I like pressing my cheek up against the cool embrace of the teak floor, letting the chill lap against my face, chest, arms, and legs. I especially like the feeling of a freshly mopped teak floor. The wood becomes softer, more soothing like a cool straw mattress in the hot summer. When I walk barefoot, the gentle tickle below my feet beckons me to lie down. I like the rush of wooden veins flowing underneath my thighs and arms, brushing them into slumber.I’ve tried resisting the temptation on many occasions, but I always succumb to the elbow-rubbing intimacy that ensues. Remain too far away and there is nothing to smell. Rub too close and all the pleasure is gone. But get close enough to brush your tingling nose against the grainy grooves on the surface and you become lost in the aroma. I steal another whiff; the smell is subtler than rosewood, more subdued than pine, but sweeter than cedar.
I recently began to wonder how my grandparents built their house of teak in the north of Thailand. A house of solid teak – floors, walls, ceilings, staircase, corridors, windowpanes, doors and all – would cost you a fortune today. It would also land you in jail, given the strata of domestic and international laws on environmental and ecological protection. When I was a child, my mother and I would take the overnight train from Bangkok to the north every four or five months. I loved the overnight train. As a child, I liked climbing to the second bunk bed and peaking down at my mother who was often snoring after a tiring day carrying me around. I liked the gentle tug of the train on rails rocking me to sleep. In the morning, I would wake up to a green blur of northern rice fields and mountainous forests racing past the window.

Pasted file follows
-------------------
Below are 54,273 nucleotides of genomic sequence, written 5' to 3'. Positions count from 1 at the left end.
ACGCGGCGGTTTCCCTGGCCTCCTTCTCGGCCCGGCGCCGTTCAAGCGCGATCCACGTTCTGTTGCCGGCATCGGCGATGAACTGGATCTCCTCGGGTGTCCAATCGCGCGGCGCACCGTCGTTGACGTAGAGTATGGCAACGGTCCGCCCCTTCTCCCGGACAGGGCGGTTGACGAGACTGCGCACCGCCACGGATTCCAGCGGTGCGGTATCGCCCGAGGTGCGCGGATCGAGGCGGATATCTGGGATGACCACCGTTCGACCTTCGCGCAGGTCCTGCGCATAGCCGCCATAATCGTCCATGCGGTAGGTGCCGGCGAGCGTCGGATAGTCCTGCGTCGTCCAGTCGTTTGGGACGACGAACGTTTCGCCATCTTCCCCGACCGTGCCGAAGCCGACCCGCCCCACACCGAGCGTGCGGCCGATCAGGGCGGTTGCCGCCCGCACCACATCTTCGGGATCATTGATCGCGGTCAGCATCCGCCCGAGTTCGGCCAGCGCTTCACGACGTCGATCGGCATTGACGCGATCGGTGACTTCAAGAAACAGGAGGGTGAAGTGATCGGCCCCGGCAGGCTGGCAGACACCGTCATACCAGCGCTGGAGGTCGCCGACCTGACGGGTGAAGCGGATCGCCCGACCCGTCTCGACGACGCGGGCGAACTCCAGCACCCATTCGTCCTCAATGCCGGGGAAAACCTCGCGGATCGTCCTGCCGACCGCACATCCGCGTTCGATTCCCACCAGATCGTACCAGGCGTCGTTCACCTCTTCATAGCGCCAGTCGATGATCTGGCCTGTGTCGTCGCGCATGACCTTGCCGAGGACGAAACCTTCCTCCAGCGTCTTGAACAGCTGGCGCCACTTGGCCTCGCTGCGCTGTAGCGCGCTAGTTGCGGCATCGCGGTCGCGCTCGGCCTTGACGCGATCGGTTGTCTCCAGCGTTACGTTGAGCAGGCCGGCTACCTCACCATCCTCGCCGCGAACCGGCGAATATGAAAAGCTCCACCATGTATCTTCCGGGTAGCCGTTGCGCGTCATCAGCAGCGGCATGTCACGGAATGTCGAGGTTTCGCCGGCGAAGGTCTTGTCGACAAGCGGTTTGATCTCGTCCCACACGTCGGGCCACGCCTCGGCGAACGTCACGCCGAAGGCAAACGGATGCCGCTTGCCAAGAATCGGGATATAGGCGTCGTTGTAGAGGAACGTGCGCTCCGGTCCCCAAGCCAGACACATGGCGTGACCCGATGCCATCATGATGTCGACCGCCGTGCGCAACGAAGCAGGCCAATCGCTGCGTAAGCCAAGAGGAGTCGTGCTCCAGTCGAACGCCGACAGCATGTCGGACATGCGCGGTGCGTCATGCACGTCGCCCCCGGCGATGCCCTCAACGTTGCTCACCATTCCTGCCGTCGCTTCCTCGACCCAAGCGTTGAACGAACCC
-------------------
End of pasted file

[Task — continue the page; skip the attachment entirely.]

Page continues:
My grandparents raised my mother in a northern town called Phayao – about an hour and a half by bus northeast of Chiang Mai. Phayao used to be a prosperous ancient kingdom between the 11th and 13th century, but has gradually become a slow and sleepy provincial town. In 1941, the town constructed a dam to improve irrigation around it. The resulting lake submerged several large swamps in the area, as well as 20 villages and a dozen Buddhist temples. My mother showed me a black and white photo of the two stories of teak my grandparents built facing the lakeshore. She must have been about three years old when the house was nearly finished. Together with her sister, they look like play dolls having tea on a table in front of a grand playhouse. Every morning, the window and door panes were swung wide open to let in the lakeside air through thirsty mouths of teak. The house was enjoying its morning coffee.
The last time I was home, I helped my mother document the number of doors and windowpanes in the teak house. There were a total of 68 teak door panes and 122 windowpanes, an amount on par with a medium-sized hotel. It was an understatement to call them panes, though. Each wooden panel flaunted individual brass handles and locks. They featured hand-carved indents bordering the panel and smaller inlaid ridges that over the years had decayed slightly, giving the windowpanes a kind of vintage character. These details were to be another thread woven into my mother’s book about her parents, a project she began three years ago when I left for college in the United States. She flipped a lock and detached the center slab to make a small opening in the windowpane. “To ventilate the house, rain or shine” my mother smiled.